Read Daughters of the Doge Online
Authors: Edward Charles
Tags: #Fiction, #Historical
‘Here, Sam, take this,’ shouted the landlord, and passed a foaming tankard to the astonished patient, who downed it in one draft.
‘Have you done that operation before, Thomas?’
The excitement had subsided, and we had found ourselves a quiet corner of the inn, to one side of the fire and away from draughts. Before us on the table were good bread, local cheese, strong pickles made by the landlord’s wife and tankards of fine ale. My friend shook his head and grinned. ‘No, neither done it nor seen it done, Richard.’
‘Then how did you . . .?’
He reached across the table. His eyes were merry and there was the tiniest hint of a smile at the corner of his mouth. I had seen that look before, and knew it signalled that a lesson was about to be imparted. ‘Pass me your notebook.’
I reached down into my bag and drew out my notebook, which he had taught me to carry at all times. He nodded and began leafing through the pages, finally turning the open book towards me on the table. ‘There. What do you see?’
It was a drawing of a leg – and, I thought, quite a good one – from just above the knee to the foot. I was proud of that drawing, and seeing it again brought back the memories of the patient whose leg it was, and the care I had taken, in not very good light, to capture the contours of the bones, joints and muscles. ‘It’s a leg; my brother’s leg. John Stocker’s, drawn as he lay on the farmhouse table, just over the valley there, at Lower Halstock. That’s the good leg and on the next page is the broken one.’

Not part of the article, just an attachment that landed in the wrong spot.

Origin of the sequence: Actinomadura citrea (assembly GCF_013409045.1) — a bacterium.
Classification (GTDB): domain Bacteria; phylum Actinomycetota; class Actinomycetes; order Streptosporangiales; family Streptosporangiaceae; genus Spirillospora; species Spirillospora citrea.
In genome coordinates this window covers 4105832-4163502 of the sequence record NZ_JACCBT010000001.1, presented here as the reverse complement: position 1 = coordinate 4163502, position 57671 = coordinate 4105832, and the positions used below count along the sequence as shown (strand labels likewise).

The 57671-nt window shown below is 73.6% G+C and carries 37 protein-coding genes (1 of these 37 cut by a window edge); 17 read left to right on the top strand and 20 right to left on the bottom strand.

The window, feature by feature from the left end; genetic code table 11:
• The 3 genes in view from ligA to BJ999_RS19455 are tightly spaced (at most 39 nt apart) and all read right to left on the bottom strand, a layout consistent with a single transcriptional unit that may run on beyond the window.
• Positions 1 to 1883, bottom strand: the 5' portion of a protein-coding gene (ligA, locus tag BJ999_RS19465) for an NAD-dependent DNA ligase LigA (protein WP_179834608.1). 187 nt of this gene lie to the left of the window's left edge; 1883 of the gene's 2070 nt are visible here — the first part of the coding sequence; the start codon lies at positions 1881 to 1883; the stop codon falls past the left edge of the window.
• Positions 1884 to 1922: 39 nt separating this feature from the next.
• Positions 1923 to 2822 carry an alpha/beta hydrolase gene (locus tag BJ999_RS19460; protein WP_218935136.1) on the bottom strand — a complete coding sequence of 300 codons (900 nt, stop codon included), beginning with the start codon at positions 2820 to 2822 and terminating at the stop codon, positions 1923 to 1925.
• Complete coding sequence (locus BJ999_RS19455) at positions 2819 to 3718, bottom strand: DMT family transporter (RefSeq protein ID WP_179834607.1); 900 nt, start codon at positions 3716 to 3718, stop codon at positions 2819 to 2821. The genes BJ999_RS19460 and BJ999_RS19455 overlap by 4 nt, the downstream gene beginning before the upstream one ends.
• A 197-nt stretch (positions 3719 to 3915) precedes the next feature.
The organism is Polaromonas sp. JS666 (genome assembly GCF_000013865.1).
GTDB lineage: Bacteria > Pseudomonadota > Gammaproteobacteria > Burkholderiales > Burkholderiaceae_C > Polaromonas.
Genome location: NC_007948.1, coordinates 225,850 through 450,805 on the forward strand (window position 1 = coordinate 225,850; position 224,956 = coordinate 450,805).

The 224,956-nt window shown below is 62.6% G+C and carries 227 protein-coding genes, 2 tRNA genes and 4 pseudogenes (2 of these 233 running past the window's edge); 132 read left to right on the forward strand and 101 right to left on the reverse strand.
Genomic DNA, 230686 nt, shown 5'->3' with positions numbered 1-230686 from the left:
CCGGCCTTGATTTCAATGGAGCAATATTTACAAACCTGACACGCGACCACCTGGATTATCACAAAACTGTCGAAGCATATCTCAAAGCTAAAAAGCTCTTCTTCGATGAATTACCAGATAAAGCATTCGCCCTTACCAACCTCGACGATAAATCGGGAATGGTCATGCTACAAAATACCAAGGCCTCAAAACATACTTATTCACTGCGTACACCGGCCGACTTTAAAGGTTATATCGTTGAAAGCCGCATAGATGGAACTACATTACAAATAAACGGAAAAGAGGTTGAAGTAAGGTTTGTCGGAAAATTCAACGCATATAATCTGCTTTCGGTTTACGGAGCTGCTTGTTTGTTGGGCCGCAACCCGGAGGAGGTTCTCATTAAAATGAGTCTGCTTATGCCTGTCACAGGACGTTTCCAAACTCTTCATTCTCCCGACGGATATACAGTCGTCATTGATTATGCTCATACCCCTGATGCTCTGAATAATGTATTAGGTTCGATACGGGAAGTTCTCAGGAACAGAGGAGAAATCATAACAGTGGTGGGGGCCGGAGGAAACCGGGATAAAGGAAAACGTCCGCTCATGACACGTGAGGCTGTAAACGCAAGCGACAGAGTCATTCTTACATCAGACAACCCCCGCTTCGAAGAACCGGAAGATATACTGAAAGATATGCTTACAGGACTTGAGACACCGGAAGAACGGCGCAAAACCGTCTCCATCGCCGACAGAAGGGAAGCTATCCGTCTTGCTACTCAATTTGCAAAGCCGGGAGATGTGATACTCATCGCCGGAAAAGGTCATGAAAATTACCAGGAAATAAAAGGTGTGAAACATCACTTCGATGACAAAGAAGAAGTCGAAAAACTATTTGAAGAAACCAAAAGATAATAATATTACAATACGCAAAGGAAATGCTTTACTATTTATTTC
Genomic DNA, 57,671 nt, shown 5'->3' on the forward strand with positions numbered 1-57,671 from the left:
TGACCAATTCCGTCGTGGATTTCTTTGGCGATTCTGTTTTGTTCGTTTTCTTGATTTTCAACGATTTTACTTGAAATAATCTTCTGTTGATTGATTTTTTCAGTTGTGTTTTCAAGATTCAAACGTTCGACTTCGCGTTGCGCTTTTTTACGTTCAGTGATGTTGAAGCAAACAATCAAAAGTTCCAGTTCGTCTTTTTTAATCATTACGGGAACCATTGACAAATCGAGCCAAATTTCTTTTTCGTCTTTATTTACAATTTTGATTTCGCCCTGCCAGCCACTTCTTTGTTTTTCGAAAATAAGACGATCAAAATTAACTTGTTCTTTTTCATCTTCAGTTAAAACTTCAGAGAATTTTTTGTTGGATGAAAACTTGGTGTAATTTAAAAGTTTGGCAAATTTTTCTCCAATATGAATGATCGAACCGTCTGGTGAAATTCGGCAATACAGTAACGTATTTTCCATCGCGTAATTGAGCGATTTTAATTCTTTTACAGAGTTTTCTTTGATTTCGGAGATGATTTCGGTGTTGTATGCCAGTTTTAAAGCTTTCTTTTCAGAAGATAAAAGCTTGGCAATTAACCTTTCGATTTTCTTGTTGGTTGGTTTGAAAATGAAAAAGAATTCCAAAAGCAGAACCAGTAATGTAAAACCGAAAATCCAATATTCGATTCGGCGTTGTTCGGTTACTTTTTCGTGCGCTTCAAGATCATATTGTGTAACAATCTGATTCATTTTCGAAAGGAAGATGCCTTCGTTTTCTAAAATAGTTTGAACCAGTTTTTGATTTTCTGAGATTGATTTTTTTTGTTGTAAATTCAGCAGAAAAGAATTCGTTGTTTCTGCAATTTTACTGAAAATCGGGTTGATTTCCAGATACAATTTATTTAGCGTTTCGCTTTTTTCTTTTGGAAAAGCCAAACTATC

Thomas nodded. ‘See how well you have captured the contours of the knee? When I was learning medicine in Padua back in 1533, I watched a leg like that being dissected by one of the professors. The advantage I have over you is that I have seen that joint slowly and carefully taken apart, and all these years later, I could still remember it, because I, too, made a drawing and attached notes to it. I still have the notebook back at home. What do we say?’
‘Observe, draw, and attach notes.’ I knew the chant by heart.
‘Exactly. Only by doing so at the time did I imprint the detail of that anatomy lesson upon my mind. Many times, in the twenty-two years since, have I looked again at that drawing and refreshed the memory. That is how we learn. We observe, we draw what we have observed, and we attach notes about condition, colour, and so on. When we get home I will lend you that old notebook, so you may copy the drawing in question, while the image remains in your mind. Then you will never forget.’
‘But how did you know how to put it back? How did you even know that it would
Thomas shrugged. ‘I simply took the view that if it had managed to jump out with pressure, and with the skin still unbroken, then careful pressure in the right direction should, with luck, put it back again.’
We finished our meal, and our conversation returned to the events of the night before.
I had been learning the art and science of medicine from Thomas for the last eighteen months, ever since returning home from London in the June of 1554. He had been good to me at that time, when I was still recovering from the dreadful events of the February of that year.
Having been a servant in the Grey family for three years, I had watched as, in one brutal blow, the executioner had ended the life of Lady Jane, whom I had grown to respect and love in my final seven months with her in the Tower of London. Ten days later I had watched again as her father, my employer, the Duke of Suffolk, had lost his head on Tower Hill. And between those dates I had finally lost the love of my life, Jane’s sister, Lady Catherine, as she was required to return to Court, by command of Queen Mary In a single month, my life seemed to have crashed around me: Thomas Marwood, neighbour, friend and local doctor, had accepted the burden of putting it back together again.